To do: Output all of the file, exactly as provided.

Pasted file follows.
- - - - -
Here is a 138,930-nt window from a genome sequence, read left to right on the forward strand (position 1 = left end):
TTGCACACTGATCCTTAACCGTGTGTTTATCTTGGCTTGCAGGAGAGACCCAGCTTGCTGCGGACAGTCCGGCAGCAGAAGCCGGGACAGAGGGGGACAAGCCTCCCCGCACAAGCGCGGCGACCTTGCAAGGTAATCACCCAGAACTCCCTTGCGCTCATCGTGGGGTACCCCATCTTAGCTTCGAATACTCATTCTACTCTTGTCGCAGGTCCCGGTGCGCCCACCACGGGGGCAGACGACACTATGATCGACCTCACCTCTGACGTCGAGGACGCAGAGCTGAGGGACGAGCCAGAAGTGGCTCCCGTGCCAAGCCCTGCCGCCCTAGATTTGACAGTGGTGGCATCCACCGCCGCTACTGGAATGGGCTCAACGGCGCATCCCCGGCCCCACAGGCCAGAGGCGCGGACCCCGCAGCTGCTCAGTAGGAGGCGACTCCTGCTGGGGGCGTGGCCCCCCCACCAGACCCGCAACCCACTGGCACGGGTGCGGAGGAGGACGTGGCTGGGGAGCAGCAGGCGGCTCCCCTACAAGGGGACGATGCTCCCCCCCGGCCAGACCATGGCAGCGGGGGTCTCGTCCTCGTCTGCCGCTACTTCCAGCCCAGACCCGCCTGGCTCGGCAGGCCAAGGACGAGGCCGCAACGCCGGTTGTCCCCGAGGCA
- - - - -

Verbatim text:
Here is a 138,930-nt window from a genome sequence, read left to right on the forward strand (position 1 = left end):
TTGCACACTGATCCTTAACCGTGTGTTTATCTTGGCTTGCAGGAGAGACCCAGCTTGCTGCGGACAGTCCGGCAGCAGAAGCCGGGACAGAGGGGGACAAGCCTCCCCGCACAAGCGCGGCGACCTTGCAAGGTAATCACCCAGAACTCCCTTGCGCTCATCGTGGGGTACCCCATCTTAGCTTCGAATACTCATTCTACTCTTGTCGCAGGTCCCGGTGCGCCCACCACGGGGGCAGACGACACTATGATCGACCTCACCTCTGACGTCGAGGACGCAGAGCTGAGGGACGAGCCAGAAGTGGCTCCCGTGCCAAGCCCTGCCGCCCTAGATTTGACAGTGGTGGCATCCACCGCCGCTACTGGAATGGGCTCAACGGCGCATCCCCGGCCCCACAGGCCAGAGGCGCGGACCCCGCAGCTGCTCAGTAGGAGGCGACTCCTGCTGGGGGCGTGGCCCCCCCACCAGACCCGCAACCCACTGGCACGGGTGCGGAGGAGGACGTGGCTGGGGAGCAGCAGGCGGCTCCCCTACAAGGGGACGATGCTCCCCCCCGGCCAGACCATGGCAGCGGGGGTCTCGTCCTCGTCTGCCGCTACTTCCAGCCCAGACCCGCCTGGCTCGGCAGGCCAAGGACGAGGCCGCAACGCCGGTTGTCCCCGAGGCA